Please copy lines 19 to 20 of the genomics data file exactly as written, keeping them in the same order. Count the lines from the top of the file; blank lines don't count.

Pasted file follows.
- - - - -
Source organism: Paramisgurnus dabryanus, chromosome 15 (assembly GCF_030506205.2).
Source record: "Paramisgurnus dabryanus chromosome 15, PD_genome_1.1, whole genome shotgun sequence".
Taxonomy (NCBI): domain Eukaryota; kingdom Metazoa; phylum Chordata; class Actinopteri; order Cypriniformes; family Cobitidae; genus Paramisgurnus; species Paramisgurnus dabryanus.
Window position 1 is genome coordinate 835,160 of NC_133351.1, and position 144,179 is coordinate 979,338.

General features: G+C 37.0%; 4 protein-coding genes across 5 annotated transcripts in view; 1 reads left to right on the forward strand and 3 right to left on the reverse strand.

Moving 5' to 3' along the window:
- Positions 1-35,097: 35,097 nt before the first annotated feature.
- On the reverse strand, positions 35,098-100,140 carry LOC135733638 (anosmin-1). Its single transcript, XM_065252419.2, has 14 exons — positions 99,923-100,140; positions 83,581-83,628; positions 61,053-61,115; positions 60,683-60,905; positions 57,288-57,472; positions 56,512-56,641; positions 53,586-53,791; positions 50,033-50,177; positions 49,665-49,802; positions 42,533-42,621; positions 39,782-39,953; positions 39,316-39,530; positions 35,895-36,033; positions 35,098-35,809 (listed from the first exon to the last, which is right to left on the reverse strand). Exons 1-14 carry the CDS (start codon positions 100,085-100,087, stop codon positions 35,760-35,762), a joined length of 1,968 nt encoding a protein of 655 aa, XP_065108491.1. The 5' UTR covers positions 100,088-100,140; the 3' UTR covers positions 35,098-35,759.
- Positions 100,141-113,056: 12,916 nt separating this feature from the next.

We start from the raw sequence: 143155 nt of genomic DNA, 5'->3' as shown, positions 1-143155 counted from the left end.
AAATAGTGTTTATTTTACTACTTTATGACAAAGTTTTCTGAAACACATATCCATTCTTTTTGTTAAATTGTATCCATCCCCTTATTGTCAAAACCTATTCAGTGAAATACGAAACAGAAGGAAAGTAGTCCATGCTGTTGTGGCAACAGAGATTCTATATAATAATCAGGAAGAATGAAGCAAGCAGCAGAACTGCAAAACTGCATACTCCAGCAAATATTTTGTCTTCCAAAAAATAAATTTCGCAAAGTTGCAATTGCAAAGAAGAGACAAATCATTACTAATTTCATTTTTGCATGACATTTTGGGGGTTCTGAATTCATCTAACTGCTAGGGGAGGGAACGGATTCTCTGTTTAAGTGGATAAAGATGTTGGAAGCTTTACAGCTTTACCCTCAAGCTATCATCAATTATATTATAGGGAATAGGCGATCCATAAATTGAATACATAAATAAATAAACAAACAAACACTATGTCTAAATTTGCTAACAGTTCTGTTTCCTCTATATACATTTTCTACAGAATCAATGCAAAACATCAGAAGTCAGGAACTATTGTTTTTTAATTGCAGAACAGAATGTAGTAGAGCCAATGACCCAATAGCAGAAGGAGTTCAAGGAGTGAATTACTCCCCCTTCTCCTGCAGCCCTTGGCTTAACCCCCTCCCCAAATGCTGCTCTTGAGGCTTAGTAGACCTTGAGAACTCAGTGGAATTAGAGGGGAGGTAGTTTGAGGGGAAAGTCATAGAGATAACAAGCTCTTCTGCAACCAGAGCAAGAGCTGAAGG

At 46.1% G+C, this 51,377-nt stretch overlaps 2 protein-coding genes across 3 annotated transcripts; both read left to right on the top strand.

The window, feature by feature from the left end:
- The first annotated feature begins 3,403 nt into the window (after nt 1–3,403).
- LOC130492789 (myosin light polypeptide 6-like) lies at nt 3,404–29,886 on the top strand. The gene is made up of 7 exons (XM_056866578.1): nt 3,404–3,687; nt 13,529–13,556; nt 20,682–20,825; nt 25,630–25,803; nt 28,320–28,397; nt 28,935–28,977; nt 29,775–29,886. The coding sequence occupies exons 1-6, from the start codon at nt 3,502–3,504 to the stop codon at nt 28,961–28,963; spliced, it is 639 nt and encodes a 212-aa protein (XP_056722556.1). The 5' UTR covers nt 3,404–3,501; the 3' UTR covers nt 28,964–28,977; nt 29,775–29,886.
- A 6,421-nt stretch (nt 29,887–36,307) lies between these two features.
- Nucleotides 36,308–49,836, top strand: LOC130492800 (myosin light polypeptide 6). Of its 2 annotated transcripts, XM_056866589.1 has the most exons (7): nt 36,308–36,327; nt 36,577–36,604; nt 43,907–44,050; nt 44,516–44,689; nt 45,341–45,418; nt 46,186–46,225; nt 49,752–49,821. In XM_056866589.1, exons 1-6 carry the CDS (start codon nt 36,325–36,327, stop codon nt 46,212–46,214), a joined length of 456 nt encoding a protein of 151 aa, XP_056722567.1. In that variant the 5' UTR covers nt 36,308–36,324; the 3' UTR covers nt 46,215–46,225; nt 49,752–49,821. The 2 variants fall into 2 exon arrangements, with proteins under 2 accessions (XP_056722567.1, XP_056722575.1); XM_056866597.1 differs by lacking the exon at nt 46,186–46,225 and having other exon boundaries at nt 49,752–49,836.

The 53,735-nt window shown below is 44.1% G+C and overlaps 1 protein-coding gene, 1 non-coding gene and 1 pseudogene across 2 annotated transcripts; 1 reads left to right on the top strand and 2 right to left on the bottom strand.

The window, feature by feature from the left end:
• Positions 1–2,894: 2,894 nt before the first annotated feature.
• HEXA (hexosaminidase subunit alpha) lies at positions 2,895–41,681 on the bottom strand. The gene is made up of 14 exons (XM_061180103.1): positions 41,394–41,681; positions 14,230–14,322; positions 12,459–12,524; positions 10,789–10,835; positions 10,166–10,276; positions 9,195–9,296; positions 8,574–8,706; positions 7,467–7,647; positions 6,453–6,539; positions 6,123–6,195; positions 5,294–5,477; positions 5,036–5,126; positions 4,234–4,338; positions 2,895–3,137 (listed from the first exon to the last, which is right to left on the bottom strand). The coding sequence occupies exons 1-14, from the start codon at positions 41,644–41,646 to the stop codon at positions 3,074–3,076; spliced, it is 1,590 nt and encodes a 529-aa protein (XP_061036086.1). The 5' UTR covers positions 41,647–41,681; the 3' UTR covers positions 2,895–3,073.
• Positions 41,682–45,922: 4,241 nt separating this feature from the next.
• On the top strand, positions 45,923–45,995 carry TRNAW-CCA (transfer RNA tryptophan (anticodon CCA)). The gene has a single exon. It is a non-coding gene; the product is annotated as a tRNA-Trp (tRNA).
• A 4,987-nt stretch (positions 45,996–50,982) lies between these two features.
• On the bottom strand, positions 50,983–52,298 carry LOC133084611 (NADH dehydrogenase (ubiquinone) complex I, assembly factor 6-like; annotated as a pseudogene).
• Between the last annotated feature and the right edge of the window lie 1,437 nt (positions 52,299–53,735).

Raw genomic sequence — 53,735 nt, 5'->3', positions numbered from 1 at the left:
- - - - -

The window, feature by feature from the left end:
• Positions 1–2,894: 2,894 nt before the first annotated feature.